Leonard Glick's provocative book, "Marked in Your Flesh," asks: Is what happens at a bris also cruel and unwarranted?
We accept that parents can make certain decisions for their children. Young children do not get to decide which city they will live in, which clothes they will wear, or which schools they will attend. But does it step over the line of parental discretion to choose surgery for your child that is not medically mandated?
These are not easy questions. Much of the time, Jews simply dismiss such concerns, because to think about them is to confront the discomfiting reality of a bris. Confronting them bring two sides of ourselves into direct conflict: on the one side are notions of autonomy, sensitivity to human pain, the stainless steel rationalism of modernity. On the other is a very ancient and sanctified tradition, one that has claimed Jewish allegiance, and even cost Jewish lives.
"Marked in Your Flesh" is part history, part medical analysis, and part intemperate polemic. Glick's anger shines through even those sections of the book that are putatively dispassionate. Throughout the book, there is a deep perplexity. The author--a cultural anthropologist with a medical degree--wonders what hold this "barbaric" ritual could have for people who in so many other ways are rational and thoughtful and even humane in their lives?
Glick thoroughly documents the history of circumcision. His research is admirable. Beginning in the Bible, Glick recounts how circumcision has changed throughout the history of Judaism and Christianity, highlighting the spirit-flesh polemic between the two faiths. (Disinterested bystanders like the Romans simply dismissed circumcision as equivalent to castration.) He indulges in some plausible and learned speculations as to the motivations of the rabbis, the medieval poskim (decisors of Jewish law) and even mythological flights relating to brit milah. He ends what is a fairly exhaustive survey by recounting bris vignettes from the writings of Philip Roth, Bernard Malamud, and even cites a "Seinfeld" episode (complete with footnotes discussing variations in the script).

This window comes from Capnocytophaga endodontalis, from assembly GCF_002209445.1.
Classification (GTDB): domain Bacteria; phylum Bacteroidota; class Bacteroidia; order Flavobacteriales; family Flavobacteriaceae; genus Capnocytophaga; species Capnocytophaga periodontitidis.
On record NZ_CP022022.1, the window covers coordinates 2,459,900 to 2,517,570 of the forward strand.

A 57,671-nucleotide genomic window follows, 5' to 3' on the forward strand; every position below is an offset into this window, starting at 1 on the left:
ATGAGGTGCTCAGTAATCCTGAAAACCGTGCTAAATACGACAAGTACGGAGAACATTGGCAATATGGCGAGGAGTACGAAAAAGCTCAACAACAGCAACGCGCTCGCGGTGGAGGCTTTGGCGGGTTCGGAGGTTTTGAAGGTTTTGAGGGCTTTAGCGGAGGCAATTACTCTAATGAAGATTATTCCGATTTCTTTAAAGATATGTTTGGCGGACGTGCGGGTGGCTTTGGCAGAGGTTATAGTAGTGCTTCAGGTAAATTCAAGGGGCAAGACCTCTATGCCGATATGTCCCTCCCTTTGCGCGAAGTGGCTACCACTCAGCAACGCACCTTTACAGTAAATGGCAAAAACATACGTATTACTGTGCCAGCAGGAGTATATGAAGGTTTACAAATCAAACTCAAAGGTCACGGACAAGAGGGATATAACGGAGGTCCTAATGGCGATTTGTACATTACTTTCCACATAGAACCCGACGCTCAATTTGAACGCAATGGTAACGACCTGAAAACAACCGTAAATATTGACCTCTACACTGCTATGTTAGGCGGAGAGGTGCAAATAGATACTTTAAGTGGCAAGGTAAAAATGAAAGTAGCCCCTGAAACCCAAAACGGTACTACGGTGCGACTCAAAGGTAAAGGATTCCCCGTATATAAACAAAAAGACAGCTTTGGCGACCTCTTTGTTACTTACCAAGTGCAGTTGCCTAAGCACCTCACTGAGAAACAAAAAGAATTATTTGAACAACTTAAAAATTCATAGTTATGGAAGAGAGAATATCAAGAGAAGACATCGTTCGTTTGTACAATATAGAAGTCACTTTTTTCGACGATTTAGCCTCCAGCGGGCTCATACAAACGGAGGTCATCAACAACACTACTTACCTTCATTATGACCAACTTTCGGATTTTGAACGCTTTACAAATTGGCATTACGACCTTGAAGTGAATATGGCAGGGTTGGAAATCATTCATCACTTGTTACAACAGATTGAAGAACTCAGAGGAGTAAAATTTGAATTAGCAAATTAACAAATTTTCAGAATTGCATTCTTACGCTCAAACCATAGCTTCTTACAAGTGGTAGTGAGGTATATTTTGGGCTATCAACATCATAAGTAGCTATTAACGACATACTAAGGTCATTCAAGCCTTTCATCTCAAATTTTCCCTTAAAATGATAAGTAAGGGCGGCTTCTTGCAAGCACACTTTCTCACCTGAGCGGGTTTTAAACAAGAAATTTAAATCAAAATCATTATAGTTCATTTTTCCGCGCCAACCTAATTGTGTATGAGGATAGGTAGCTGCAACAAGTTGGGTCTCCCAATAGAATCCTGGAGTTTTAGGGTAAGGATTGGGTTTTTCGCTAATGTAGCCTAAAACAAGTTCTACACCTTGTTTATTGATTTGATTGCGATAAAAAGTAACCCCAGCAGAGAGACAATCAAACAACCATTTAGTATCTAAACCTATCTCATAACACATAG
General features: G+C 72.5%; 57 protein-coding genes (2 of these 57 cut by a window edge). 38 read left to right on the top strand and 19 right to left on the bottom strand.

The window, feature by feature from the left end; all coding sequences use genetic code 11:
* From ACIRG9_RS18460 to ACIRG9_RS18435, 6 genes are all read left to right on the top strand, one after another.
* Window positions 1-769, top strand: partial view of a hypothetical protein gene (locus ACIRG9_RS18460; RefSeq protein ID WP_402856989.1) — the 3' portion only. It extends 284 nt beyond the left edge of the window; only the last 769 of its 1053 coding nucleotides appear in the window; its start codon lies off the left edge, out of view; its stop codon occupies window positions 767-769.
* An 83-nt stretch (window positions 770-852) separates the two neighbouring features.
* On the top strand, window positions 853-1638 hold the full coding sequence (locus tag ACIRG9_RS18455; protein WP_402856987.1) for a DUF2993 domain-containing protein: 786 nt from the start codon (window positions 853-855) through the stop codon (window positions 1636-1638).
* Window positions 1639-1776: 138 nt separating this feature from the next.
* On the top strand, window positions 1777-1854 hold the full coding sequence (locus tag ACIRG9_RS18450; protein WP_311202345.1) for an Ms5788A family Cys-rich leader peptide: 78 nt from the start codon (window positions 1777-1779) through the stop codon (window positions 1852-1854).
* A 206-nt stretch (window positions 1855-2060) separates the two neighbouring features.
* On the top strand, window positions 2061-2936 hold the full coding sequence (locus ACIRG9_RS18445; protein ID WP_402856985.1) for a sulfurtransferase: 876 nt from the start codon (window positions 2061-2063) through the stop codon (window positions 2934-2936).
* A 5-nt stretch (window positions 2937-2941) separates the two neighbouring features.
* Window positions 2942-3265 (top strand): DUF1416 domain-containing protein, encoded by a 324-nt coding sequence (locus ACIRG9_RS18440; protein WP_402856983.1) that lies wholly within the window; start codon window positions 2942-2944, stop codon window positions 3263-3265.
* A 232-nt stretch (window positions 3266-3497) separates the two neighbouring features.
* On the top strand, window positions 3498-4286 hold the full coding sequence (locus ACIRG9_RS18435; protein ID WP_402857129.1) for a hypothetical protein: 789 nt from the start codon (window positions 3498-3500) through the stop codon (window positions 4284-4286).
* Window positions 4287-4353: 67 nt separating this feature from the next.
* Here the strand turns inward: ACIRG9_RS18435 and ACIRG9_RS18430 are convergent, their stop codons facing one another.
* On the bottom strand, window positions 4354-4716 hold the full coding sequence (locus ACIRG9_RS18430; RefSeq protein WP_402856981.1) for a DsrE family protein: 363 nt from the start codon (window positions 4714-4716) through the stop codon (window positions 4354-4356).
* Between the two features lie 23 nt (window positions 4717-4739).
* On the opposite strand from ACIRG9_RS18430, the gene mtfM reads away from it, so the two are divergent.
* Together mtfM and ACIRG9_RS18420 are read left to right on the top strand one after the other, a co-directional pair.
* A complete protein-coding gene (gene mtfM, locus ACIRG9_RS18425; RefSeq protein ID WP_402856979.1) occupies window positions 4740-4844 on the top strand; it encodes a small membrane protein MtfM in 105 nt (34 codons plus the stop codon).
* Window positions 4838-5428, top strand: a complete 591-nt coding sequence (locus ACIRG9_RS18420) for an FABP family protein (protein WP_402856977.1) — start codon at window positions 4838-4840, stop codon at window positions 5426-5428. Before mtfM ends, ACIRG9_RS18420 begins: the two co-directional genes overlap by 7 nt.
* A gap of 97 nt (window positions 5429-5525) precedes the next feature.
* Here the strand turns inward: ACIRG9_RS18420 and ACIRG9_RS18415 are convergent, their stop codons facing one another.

For example, he writes of an "almost obsessive need to justify infant circumcision" on the part of the rabbis. Yet to anyone familiar with rabbinic literature, the redundant justification of law-that is, the rabbinic need to fashion many paths to the same conclusion--is the norm, not the exception. And although some of the rabbinic justifications are antiquated, Glick's aim is not to recast outdated answers, but a more ambitious one: to mount a cogent argument for ending the practice of ritual circumcision.
In the last few chapters, Glick unleashes his argument: Circumcision, though medical benefits have been claimed for it, is damaging and has no reliably demonstrated positive effects. He seems as thorough here as he is in recounting the ritual's religious history. A large number of doctors, publications, claims, and refutations are paraded before the reader.